Existential Approach to Autism

Topics: Autism, Asperger syndrome, Pervasive developmental disorder Pages: 8 (2829 words) Published: December 5, 2012
To someone who first meets George, he is an absolutely adorable child, a brown-haired, blue-eyed cute six year old that is well coordinated, active and agile. He looks perfectly normal, however, it soon seems apparent that George does not behave and think like a typical child is supposed to. He is aloof in his class and avoids interaction with other children. He is not attached to his parents, or his classmates. He makes exceptionally realistic pictures of things that he sees, but does not even know the meaning of them. He throws frequent tantrums, banging his head in the banisters, evoked by nothing but things as simple as someone leaving his drawer open, or disruption of his toys arranged by their colors in the rainbow spectrum. Understandably their parents are frustrated by his disruptive, bizarre and embarrassing behavior. And how hard they try, they are unable to communicate with their son emotionally. George, like thousands of children in America is autistic. A child like George significantly differs from other children, but often the difference that is perceived as challenging and frustrating is often advantageous, novel and useful if handled in proper way. Autism is often classified by psychologists as a severe form of psychopathology that alters the cognitive ability of the patient. However, I find it very unconvincing to label autism as a form of pathology (or a disease) because more than a disease it is actually just a different way to see world. Many autistic people grow up to be remarkable person, who with their savant quality bring about different and advantageous changes to the world. It is just because we often fall into ease by lumping people who think differently from us and whom we perceive as “difficult” into “insane” and “sick”. Autistic children and adult are not “sick”, they only need understanding and helpful hands that help an autistic child to hone his novel perspective of the world and use it for the advantage of him and that of the society. We therefore need a humanistic- existential approach to autism, whereby an autistic child is allowed to be perceived as free so that he can make choices with responsibility that is good for him as well as the society. Autism therefore should not be treated as disorder but tolerated as difference.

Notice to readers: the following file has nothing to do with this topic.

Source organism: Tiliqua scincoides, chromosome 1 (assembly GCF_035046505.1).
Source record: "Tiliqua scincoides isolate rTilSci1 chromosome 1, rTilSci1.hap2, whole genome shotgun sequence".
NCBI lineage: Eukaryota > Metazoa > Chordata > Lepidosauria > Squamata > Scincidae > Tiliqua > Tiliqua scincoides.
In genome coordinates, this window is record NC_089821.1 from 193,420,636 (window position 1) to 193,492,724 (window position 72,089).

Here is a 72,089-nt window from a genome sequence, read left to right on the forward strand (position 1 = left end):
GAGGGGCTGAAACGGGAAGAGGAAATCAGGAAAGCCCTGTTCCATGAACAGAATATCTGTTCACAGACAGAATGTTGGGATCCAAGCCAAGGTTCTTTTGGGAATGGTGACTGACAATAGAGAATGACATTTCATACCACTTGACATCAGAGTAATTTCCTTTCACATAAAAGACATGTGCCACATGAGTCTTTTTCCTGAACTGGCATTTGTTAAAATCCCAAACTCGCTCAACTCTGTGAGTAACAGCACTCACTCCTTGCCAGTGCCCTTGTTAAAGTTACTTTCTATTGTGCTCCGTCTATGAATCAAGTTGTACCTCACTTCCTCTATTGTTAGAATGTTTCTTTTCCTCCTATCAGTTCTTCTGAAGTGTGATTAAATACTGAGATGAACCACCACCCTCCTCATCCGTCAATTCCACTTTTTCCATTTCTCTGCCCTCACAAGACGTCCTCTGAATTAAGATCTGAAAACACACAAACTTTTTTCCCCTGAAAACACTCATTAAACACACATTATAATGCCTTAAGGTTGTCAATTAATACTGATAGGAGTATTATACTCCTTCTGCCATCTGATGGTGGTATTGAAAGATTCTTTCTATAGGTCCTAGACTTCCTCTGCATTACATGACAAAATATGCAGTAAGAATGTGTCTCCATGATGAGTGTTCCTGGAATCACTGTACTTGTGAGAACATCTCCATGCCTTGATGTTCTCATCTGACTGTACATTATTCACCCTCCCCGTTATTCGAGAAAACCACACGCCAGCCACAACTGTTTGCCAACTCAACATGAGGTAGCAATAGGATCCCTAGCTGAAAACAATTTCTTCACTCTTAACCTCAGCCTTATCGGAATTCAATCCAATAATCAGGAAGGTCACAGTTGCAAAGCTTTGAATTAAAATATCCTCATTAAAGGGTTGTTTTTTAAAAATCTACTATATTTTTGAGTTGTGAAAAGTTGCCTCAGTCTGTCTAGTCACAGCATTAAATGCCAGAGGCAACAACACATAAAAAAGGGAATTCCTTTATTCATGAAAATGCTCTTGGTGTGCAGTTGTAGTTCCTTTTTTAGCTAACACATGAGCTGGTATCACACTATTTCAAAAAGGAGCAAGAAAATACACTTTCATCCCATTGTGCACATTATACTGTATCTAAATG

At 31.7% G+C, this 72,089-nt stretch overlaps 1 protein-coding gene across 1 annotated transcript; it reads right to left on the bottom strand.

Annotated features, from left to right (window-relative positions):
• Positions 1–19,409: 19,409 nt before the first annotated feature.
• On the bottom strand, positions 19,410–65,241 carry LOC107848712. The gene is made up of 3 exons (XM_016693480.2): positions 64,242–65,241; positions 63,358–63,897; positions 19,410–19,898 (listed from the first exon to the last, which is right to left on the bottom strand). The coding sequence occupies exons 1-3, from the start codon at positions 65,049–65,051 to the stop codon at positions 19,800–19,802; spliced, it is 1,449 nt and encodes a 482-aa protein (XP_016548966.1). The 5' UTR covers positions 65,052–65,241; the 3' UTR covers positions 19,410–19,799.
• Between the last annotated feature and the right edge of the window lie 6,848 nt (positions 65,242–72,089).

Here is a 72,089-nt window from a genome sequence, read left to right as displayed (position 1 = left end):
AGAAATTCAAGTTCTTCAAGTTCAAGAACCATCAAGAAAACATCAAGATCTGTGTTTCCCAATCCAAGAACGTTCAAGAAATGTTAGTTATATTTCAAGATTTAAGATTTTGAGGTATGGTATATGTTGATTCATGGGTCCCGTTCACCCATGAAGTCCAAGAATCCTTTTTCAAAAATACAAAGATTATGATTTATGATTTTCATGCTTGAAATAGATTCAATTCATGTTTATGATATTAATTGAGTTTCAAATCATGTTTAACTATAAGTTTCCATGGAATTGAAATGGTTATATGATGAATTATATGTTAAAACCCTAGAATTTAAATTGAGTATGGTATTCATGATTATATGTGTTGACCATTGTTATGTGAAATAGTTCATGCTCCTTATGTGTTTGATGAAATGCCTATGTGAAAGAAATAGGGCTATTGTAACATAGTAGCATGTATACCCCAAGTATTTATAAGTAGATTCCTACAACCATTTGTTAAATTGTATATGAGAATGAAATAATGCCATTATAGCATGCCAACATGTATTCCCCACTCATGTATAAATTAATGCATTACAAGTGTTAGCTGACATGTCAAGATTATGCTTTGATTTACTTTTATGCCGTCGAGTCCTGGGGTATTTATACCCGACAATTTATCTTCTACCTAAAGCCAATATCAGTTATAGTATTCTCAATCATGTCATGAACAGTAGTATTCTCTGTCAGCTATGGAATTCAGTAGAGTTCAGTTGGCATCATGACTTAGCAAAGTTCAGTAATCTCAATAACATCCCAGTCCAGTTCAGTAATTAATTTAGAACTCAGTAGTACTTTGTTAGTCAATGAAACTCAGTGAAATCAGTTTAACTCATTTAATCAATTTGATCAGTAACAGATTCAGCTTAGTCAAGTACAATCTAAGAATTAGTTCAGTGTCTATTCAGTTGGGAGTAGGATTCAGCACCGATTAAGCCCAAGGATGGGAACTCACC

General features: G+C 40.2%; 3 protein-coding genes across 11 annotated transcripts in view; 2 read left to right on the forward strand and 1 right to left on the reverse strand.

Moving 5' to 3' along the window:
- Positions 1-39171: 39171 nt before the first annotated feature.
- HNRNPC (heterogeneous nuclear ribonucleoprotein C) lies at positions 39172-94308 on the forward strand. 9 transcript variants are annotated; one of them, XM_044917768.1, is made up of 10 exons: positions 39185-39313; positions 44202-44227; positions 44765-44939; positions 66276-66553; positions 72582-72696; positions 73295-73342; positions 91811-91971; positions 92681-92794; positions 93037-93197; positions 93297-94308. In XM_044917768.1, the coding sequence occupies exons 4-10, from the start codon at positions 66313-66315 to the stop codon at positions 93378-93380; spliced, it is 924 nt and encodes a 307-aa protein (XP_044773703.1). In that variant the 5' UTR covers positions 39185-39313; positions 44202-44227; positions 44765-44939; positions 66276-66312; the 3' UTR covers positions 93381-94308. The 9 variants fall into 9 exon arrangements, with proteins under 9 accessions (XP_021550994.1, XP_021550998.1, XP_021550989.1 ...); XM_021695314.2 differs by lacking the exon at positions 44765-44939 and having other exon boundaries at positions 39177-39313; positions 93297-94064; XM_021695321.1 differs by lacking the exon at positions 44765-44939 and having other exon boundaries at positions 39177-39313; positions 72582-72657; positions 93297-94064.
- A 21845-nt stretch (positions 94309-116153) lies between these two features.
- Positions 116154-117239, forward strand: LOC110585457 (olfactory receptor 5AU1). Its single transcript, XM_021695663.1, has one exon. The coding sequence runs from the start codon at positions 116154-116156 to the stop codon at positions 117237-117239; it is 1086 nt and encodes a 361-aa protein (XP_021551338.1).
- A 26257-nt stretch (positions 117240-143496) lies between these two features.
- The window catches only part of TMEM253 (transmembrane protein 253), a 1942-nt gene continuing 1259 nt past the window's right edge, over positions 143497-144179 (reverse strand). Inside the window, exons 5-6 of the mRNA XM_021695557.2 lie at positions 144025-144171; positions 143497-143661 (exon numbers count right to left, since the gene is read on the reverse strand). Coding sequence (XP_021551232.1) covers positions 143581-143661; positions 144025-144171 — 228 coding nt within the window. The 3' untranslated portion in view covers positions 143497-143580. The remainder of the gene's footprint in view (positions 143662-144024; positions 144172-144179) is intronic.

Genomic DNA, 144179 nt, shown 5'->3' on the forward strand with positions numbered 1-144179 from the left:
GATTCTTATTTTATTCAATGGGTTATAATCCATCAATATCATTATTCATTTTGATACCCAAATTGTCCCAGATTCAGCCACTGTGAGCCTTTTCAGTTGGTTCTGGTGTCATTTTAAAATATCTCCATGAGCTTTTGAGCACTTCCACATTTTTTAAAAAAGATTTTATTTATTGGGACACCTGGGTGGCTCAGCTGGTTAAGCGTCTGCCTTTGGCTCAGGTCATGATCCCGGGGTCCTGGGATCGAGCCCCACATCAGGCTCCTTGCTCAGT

Psychology of Autism
Autism is a disorder of neural development that is characterized by impaired social interaction and by repetitive behavior. Autism often involves lack of social cognitive abilities like empathy, understanding other’s emotions, and appreciation of complex social dynamics. Diagnostic and Statistical Manual of Mental Disorders in section 299.00 of the Diagnostic and Statistical Manual of Mental Disorders (DSM-IV) describes in detail symptoms of autism and other autism spectrum disorders (ASD) that includes Aesperger syndrome, Kanner’s syndrome and PDD-NOS (or atypical autism).(Autism Treatment International)

In 1943, the child psychiatrist Leo Kanner of Johns Hopkins University provided the first detailed account of what he called “autistic disturbances of affective contact.”( Schreibman, 27) The main characteristic of these children what he termed “extreme autistic aloneness”, causing a failure for the children develop expected normal relationship with other people and their environment. This neuro-developmental disorder first appears during the early ages of childhood and progresses throughout the life. According to Laura Schriebman, autistic children show special non-normal behavior in five different spectrums: Social behavior, communication, repetitive iterative and sometimes disruptive behaviors, odd emotional responses, and different kind of intelligence and cognition. (Schreibman, 46).

Children with autism show impairment in the capability to understand other and thus have meaningful normal social interaction. They are unable to understand simple non-verbal communications of normal people. Temple Grandin, a noted  described her...
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